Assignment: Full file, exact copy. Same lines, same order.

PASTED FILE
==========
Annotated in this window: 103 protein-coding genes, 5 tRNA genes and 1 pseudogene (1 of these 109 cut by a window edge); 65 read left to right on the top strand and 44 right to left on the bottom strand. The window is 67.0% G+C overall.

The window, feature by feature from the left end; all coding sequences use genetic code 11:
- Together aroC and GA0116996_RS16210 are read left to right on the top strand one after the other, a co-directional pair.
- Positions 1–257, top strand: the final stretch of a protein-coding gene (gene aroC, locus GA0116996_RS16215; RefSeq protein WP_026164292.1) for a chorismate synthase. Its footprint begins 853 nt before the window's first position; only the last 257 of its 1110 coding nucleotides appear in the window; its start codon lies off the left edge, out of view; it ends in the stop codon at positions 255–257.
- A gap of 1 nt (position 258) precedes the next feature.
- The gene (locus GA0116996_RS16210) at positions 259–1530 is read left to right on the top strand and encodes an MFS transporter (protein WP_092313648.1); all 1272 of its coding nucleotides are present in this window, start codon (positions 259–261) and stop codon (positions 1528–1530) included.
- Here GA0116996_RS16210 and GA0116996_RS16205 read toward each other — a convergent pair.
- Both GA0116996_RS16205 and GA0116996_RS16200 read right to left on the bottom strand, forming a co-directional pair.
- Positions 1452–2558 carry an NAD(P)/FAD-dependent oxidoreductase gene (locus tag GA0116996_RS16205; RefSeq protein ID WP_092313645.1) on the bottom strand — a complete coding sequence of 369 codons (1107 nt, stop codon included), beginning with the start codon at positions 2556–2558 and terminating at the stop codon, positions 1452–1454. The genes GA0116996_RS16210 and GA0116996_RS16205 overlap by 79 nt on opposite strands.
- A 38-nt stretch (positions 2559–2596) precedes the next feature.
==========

Annotated in this window: 103 protein-coding genes, 5 tRNA genes and 1 pseudogene (1 of these 109 cut by a window edge); 65 read left to right on the top strand and 44 right to left on the bottom strand. The window is 67.0% G+C overall.

The window, feature by feature from the left end; all coding sequences use genetic code 11:
- Together aroC and GA0116996_RS16210 are read left to right on the top strand one after the other, a co-directional pair.
- Positions 1–257, top strand: the final stretch of a protein-coding gene (gene aroC, locus GA0116996_RS16215; RefSeq protein WP_026164292.1) for a chorismate synthase. Its footprint begins 853 nt before the window's first position; only the last 257 of its 1110 coding nucleotides appear in the window; its start codon lies off the left edge, out of view; it ends in the stop codon at positions 255–257.
- A gap of 1 nt (position 258) precedes the next feature.
- The gene (locus GA0116996_RS16210) at positions 259–1530 is read left to right on the top strand and encodes an MFS transporter (protein WP_092313648.1); all 1272 of its coding nucleotides are present in this window, start codon (positions 259–261) and stop codon (positions 1528–1530) included.
- Here GA0116996_RS16210 and GA0116996_RS16205 read toward each other — a convergent pair.
- Both GA0116996_RS16205 and GA0116996_RS16200 read right to left on the bottom strand, forming a co-directional pair.
- Positions 1452–2558 carry an NAD(P)/FAD-dependent oxidoreductase gene (locus tag GA0116996_RS16205; RefSeq protein ID WP_092313645.1) on the bottom strand — a complete coding sequence of 369 codons (1107 nt, stop codon included), beginning with the start codon at positions 2556–2558 and terminating at the stop codon, positions 1452–1454. The genes GA0116996_RS16210 and GA0116996_RS16205 overlap by 79 nt on opposite strands.
- A 38-nt stretch (positions 2559–2596) precedes the next feature.